“But the real game changer,” says Simon, “is that EXPLORER can see the radiotracer wherever it is in the body at any moment in time.” This allows scientists to observe how substances are transported around the body, delivered to tissues and metabolised by cells, providing insights into how the entire body functions. “This offers truly exciting prospects for the future!” says Ramsey.

How did Simon and Ramsey develop EXPLORER?

In addition to the technical challenges of developing such a complex machine, Simon and Ramsey also had to overcome the practical challenges that come with creating a new invention, in particular, the issue of money. “It was a 15-year journey from first ideas to first images,” says Ramsey. “The first 10 years were very frustrating, as the idea of a total-body scanner didn’t interest the biomedical community, so we couldn’t get any funding.”

This all changed in 2015, when Simon and Ramsey finally received a large grant from the NIH, providing the money necessary to start building the system. In 2016, they joined forces with United Imaging Healthcare, a medical imaging company with the physical resources to build the scanner. “After that, the project moved incredibly quickly,” says Ramsey. “Our first full-body images were acquired in 2018, and we started using EXPLORER for clinical use in 2019. Now, there are almost 20 EXPLORER total-body PET scanners around the world, which have scanned well over 100,000 people. Other companies also are making similar scanners, which shows that the idea is now catching on.”

“Looking back, it has been an exciting and worthwhile journey,” says Simon. The team’s dedication and persistence paid off, and thousands of people are now benefitting from the technology Simon and Ramsey have developed. Having improved the diagnosis of cancer, Simon and Ramsey envision that, in future, total-body PET will be combined with other advanced techniques (for example, genomics and proteomics) and artificial intelligence to predict how the human body responds to health challenges and diseases, revolutionising biomedical understanding.

Professor Simon Cherry

Professor Ramsey Badawi

Department of Biomedical Engineering, University of California Davis, USA

Fields of research: Biomedical imaging, biomedical engineering, medical physics

Research project: Developing EXPLORER – the world’s first total-body biomedical imaging scanner


Funder: US National Institutes for Health (NIH)


Simon and Ramsey stand next to EXPLORER
A full body scan made by EXPLORER
Ramsey and Simon peer through their invention, the EXPLORER total-body PET scanner

Conventional PET scanners have a small array of radiation detectors and so can only image
part of the body at a time
© Cherry et al., 2017

The EXPLORER total-body PET scanner has radiation detectors along the entire length of the body, meaning it can image the whole body at the same time
© Cherry et al., 2017

EXPLORER total-body PET scanners are now used in hospitals around the world

About biomedical imaging

How does physics impact medicine?

Biomedical imaging is a good example of how physics impacts medicine, as many techniques use some form of electromagnetic radiation to produce images of the body. At the low energy end of the electromagnetic spectrum, radio waves create the signal for MRI scans, while X-rays and gamma rays (the high-energy photons in PET) are at the opposite end of the spectrum.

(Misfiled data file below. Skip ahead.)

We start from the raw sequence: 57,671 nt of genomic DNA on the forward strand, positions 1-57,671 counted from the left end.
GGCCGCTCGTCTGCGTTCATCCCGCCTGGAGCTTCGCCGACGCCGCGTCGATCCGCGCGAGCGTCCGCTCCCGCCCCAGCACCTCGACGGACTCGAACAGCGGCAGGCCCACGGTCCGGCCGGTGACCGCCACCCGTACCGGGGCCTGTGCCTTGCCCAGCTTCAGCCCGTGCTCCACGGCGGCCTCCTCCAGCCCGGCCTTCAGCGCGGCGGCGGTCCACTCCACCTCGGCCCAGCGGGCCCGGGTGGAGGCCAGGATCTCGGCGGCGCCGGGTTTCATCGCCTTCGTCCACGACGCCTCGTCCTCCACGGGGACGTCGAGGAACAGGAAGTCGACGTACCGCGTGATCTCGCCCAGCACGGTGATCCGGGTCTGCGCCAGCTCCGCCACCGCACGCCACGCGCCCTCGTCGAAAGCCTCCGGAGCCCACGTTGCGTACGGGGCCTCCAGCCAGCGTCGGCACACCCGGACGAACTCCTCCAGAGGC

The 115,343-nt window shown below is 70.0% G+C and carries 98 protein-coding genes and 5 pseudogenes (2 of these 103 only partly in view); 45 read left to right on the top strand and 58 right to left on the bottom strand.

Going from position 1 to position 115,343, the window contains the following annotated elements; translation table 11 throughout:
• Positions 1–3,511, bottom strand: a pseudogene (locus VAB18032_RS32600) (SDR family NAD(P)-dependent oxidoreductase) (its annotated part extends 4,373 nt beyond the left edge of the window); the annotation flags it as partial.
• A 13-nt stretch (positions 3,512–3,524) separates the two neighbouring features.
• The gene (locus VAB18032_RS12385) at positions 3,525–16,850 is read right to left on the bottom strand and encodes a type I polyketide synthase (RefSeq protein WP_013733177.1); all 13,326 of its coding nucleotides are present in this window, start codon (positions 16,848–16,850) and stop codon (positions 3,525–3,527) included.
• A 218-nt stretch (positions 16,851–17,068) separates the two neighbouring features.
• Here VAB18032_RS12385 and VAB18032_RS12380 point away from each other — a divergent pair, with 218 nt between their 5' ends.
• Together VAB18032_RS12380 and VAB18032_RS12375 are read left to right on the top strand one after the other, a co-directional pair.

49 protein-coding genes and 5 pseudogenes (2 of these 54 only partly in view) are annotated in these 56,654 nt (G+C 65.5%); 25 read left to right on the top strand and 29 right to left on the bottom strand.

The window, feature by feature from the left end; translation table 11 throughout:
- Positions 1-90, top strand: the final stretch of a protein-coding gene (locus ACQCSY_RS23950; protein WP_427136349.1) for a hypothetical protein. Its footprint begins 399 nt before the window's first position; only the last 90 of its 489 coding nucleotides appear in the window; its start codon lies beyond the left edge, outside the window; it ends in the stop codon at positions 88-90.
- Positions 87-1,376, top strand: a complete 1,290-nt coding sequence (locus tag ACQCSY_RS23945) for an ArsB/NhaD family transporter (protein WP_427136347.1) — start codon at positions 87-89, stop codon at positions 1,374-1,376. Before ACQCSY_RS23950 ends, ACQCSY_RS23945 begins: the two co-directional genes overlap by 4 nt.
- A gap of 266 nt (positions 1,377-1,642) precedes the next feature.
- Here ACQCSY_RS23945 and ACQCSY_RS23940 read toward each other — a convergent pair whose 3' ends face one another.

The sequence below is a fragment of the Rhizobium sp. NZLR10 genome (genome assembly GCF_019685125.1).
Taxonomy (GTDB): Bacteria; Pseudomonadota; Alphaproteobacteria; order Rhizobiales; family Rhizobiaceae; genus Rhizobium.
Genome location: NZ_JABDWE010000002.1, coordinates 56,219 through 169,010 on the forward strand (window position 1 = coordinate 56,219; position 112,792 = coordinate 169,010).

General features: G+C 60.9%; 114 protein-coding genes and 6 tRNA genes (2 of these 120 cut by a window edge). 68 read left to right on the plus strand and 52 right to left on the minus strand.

“X-rays and gamma rays are ionising radiation, meaning they can break chemical bonds,” explains Ramsey. “Therefore, care is always taken to minimise the radiation dose during X-rays and PET scans.” If you break a bone and have an X-ray, you will receive the equivalent of about 10 days of natural background radiation. If you have a conventional PET scan, you will receive the equivalent of about 8 years of background radiation. One of the advantages of EXPLORER is that, when necessary, it can do PET scans with extremely low radiation doses – equivalent to the radiation you would receive during a round trip flight from San Francisco to London!

In contrast, ultrasound imaging uses soundwaves, which are not part of the electromagnetic spectrum. These soundwaves are of such a high frequency that we cannot hear them. When the soundwaves bounce of different body parts, they create an ‘echo’ which is detected by the ultrasound probe and transformed into a moving image of the body’s interior.

Why do so many different imaging techniques exist?

“Each imaging technique provides different information at different levels of detail and at different costs,” explains Simon. X-rays are perfect for providing images of anatomical issues, such as broken bones and fluid in the lungs. Ultrasound does not expose the patient to any radiation, so is used to generate real-time images of a foetus in the womb. Both these techniques are low cost, so are widely used. On the other hand, MRI and PET scans are more expensive but can provide more detailed images. MRI scans generate 3D images of body parts, especially soft tissues, while PET scans produce functional images of biological processes, such as metabolism or blood flow.

Pathway from school to biomedical imaging

• At school, you will learn about the processes behind biomedical imaging in physics, about human anatomy in biology, and how to use and manipulate equations in maths. If classes are available, computer science and engineering will also be very useful.

• Depending on what area of biomedical imaging you would like to work in, there are different pathways you can take to a career in the field. If you want to design and build biomedical imaging devices, consider a degree in almost any field of engineering (biomedical, mechanical, electrical or even aerospace), biomedical imaging, physics or medical physics. If you want to use biomedical imaging techniques while working with patients, consider a degree in radiography or medicine.

• Look for research opportunities and internships with biomedical research labs to learn about and contribute to scientific advances in biomedical imaging. Most labs have websites where you can learn about their research (Simon’s lab:; Ramsey’s lab: and many host high school and undergraduate students.